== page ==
Shows Shared with Nirvana:
- April 18, 1987 — Community World Theater, Tacoma, WA
- June 27, 1987 — Community World Theater, Tacoma, WA
I’ve been rather blessed these past couple years by the Purkey brothers, both Bruce and John were a huge support during the work on “I Found My Friends.” Today I’d like to focus on Bruce’s band Soylent Green who played alongside Skid Row (A.K.A. Nirvana’s incarnation for much of 1987.)
Bruce Purkey — The band I was in previous to Soylent Green, The Grind, featured Kurt Flansburg on lead vocals. (he was later in Dangermouse.) At the time he was in our band, he was dating Tracy Marander, so I got to know her pretty well. I am sure you know that name…
My brother and I grew up in a pretty boring house-hold musically. My parents listened to the worst of 70’s AM music. They didn’t really restrict us from music, but they also didn’t really encourage or help our musical tastes grow. By the time I reached Jr. High, in the late ‘70’s, I was mowing lawns and doing chores, earning money to buy my own albums. I started with KISS and Judas Priest, Scorpions, AC/DC, catching up on all the rock that had passed us by. Before long, my two friends and I were ahead of the curve, leaping head-long into NWOBHM with bands like Motorhead, Iron Maiden, Saxon, Tygers of Pan Tang. We were deep into heavy music at that point.
In high school, I and my friends George and Bill, would take art classes pretty much just to make our own Motorhead and Saxon t shirts. It was in this class that we met a kid who was into punk. He made us a mixtape of Killing Joke, Sex Pistols, Circle Jerks, Black Flag, Dead Kennedys. We were hooked. It had the aggressive edge of metal, but was actually about something. It seemed more primal and really tapped into all of the feelings we had as teenagers. In addition, it seemed accessible. We were never going to take the time to reach the technical prowess of our favourite metal gods, but even we might be able to start a punk band. So, there it started, we were going to buy any punk we could find and try to start our own band.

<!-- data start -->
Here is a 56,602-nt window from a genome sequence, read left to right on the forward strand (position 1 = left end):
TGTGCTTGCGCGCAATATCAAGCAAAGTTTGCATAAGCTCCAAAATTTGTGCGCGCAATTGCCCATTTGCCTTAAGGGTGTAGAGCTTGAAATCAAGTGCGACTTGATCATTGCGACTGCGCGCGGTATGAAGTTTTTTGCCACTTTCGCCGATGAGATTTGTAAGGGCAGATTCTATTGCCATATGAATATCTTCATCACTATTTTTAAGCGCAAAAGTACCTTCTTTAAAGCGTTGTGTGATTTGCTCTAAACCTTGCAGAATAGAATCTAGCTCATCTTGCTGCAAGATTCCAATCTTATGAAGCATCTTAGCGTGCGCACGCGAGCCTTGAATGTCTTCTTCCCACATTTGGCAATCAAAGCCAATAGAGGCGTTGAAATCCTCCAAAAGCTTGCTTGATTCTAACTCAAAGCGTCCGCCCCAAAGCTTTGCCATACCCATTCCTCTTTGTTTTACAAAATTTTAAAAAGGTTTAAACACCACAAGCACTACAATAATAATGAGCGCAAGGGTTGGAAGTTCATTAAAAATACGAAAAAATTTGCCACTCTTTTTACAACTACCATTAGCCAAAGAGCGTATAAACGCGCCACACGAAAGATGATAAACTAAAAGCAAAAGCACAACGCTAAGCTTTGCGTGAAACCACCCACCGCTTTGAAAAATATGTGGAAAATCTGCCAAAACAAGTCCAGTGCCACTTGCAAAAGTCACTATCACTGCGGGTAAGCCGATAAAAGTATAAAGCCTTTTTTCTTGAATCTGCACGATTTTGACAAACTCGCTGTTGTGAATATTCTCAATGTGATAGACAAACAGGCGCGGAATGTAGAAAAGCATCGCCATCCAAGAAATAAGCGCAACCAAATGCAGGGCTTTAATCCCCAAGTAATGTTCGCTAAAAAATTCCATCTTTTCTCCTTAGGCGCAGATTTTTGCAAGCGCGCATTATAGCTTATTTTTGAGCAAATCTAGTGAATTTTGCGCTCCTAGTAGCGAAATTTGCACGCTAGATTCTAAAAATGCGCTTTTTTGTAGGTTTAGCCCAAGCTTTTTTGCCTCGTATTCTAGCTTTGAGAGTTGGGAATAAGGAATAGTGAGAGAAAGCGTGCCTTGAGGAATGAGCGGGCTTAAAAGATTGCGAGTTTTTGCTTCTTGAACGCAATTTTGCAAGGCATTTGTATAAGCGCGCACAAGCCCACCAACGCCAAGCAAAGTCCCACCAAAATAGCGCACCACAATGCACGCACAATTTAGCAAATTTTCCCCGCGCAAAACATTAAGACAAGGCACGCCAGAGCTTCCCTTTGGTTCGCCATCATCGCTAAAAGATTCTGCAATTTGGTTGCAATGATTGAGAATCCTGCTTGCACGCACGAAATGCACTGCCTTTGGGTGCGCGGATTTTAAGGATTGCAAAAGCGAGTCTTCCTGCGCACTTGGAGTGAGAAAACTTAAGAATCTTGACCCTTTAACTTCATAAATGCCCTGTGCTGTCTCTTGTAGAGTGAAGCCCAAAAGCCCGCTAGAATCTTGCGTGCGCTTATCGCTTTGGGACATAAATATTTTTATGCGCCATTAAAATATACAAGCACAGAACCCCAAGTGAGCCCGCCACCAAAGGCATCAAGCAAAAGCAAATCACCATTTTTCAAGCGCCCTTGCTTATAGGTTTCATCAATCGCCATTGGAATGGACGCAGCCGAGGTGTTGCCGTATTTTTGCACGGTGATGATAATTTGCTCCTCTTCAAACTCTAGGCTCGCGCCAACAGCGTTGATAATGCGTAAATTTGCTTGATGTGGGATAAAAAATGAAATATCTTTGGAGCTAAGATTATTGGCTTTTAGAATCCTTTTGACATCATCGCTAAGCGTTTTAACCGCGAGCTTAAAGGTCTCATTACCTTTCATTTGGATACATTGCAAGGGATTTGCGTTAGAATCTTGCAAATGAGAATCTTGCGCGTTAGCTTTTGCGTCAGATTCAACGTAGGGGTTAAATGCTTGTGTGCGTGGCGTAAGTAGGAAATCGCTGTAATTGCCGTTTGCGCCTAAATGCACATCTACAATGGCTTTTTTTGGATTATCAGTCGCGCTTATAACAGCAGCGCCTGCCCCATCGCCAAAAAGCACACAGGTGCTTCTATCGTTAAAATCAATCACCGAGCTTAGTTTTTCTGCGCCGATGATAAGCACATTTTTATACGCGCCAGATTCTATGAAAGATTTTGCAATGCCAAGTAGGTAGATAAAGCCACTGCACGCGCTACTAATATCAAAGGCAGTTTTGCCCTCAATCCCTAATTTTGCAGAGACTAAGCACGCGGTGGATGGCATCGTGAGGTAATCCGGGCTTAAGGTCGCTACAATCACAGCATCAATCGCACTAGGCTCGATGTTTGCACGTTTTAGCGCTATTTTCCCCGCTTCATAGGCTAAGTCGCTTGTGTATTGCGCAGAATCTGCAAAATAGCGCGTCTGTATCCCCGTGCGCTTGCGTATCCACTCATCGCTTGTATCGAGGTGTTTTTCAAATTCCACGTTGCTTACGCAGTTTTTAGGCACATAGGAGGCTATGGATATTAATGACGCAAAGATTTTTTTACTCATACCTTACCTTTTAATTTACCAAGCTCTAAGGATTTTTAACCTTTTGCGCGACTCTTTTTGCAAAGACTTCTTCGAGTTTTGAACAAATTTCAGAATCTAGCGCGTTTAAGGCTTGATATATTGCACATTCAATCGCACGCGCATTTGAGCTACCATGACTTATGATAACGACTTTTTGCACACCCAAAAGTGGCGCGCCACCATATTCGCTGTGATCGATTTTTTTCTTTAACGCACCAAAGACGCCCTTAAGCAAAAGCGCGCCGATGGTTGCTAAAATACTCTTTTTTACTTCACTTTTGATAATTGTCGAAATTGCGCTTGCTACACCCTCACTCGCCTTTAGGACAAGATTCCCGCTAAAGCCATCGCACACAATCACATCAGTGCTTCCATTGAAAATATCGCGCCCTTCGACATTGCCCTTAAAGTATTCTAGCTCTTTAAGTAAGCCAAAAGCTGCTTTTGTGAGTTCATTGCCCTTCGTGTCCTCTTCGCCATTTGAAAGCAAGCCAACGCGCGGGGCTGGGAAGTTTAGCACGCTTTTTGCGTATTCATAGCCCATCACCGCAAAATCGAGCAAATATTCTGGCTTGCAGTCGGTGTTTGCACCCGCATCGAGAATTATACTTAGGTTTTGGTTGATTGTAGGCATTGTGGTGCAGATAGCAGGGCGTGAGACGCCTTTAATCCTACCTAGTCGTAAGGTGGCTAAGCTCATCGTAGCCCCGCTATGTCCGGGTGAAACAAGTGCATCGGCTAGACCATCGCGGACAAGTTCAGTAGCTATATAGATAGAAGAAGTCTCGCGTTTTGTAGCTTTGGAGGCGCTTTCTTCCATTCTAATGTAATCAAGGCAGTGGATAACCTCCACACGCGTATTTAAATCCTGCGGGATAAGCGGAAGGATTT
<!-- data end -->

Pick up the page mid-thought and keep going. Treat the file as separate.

I bought a cheap guitar and a shitty amp. My little brother John, only 12 or 13 then, had a couple of drums, my friend George got a bass and amp, and my friend Bill would sing/scream. We came up with a band name, ATG (Against the Grain). It seemed suitably anti-establishment. Little did we know, we were literally one of the first and only punk bands from Tacoma. We played a couple of house parties, my brother John’s Junior High School, then John met some other punks from across town — real punks with a real punk rock house. John Grant, one of the guys from the 56th Street house, AKA the Hell House, enlisted John into his own band, Noxious Fumes. John played with us too, for just a bit longer. Next Bill got his girlfriend pregnant and left the band so we got John’s friend, David, to sing and changed our name to Vampire Circus. That band only played a couple shows — most notably a show at The Tropicana in Olympia, where I got to play through Buzz’ (Melvins) amp — before my brother left the band for good. Without him we had to start again. The band reformed with Shawn (later guitarist for Subvert) and Kurt (later singer for Dangermouse), plus a second guitarist whose name I can’t recall. George was really into skating by this time so we ended up renaming ourselves The Grind, partly to describe the music, partly as a skating reference.